Cultured Meat and Farmers

In a two-year study, a team led by the RAU is asking what farmers think of cultured meat, then modelling how real farm businesses might fare if it becomes part of our diets. 

Will cultured meat impact UK farmers?  

Tackling and adapting to climate change will change the way we eat. While it is almost certain this will include eating less meat overall, there are big questions over how we get there. Do we cut back more on beef or on chicken? Do we change our habits, or substitute meat alternatives in processed foods?  Who are the winners and losers?

Cultured meat, also known as cultivated, cell-based, or lab-grown meat, is one type of meat substitute. It has attracted interest from investors because of its potential to have the same taste and texture as conventional meat, and appeal to committed carnivores. 

Until now, very little research into cultured meat hasn’t considered how it’s adoption would affect farm businesses. There has been significant research into the ethics, health, climate and economic impacts of cultured meat but farming has been left out of the picture. As well as mattering to farmers, this is important to understand the overall environmental, social and economic impact of these technologies.  

The project so far

The first phase of the project addressed farmers’ attitudes towards cultured meat. Focus groups were held with 75 farmers representing a wide range of sectors, spread across the UK. The groups discussed their understanding and perceptions of cultured meat and the potential impacts it could have on farming. The study found recurring themes about the threats to food and farming, and some possible opportunities too. 

Watch "Cultured Meat and your Farm Business" for a summary of the findings, or read “Threat or Opportunity”, a paper on farmer attitudes towards cultured meat, published in Frontiers magazine.

The winners and losers: partnering with case study farms

The next phase involves partnering with eight farms chosen to represent those most likely to be affected, for better or worse, by the impacts identified in the focus groups. Together, we will produce business plans for each farm setting out how they might adapt. These findings will then be used to produce a heat map of the winners and losers in an imagined future where cultured meat can be found in restaurants and supermarket shelves.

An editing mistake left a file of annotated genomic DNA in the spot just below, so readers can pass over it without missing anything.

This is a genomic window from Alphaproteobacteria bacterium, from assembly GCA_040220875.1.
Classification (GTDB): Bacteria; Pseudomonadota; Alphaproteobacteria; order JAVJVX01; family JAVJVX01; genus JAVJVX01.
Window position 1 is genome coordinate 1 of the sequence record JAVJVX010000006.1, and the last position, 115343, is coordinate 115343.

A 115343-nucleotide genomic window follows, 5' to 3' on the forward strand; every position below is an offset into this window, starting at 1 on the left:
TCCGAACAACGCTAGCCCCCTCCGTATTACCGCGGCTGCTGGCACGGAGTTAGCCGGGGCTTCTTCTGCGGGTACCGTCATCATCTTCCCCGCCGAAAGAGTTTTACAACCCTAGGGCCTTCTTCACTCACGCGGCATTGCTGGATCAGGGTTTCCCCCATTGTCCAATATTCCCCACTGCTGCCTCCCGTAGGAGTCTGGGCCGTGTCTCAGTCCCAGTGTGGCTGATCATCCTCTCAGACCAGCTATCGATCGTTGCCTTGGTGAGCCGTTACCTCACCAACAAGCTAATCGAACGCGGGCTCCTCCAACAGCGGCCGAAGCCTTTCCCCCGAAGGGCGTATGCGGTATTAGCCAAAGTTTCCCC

The outputs from the project will support policymakers and investors to consider the technology’s multiple impacts on farming and rural communities. These further findings are due to be published late in 2024.

Have a question, or want to be kept in the loop? Get in touch, we'd love to hear from you.

Who’s involved 

The project has been awarded funding by UK Research and Innovation as part of its Transforming UK Food Systems Strategic Priorities Fund Programme. It is one of 11 projects awarded funding under Government’s Transforming UK Food Systems Strategic Priorities Fund (SPF) programme.  

UK research and innovation logo

The research team combines leading experts in cultured meat and technical specialists from academia and industry with experience in farmer-centred innovation. The main contributors to this project, which centres on farm-based models of CM production, are as follows: 

Project leads: 

Communications lead

  • Katherine Lewis, Research Engagement Manager, Royal Agricultural University

Project partners: 

The project has been developed with farming organisations, cultured meat businesses, food companies, charities and government, who will continue advising the research. They include the following:  

Aleph farms meat growers logo

The breakthrough institute logo

Campden bri food and drink innovation logo

Cellular agriculture logo

Energineering Solutions logo

Food farming and countryside commission logo

Good food institute logo

Green Alliance logo

Innovation for agriculture logo

LEAF logo

Multus Media logo

New Harvest logo

Proveg international logo

RSPCA logo

Sainsburys logo

Soil association logo


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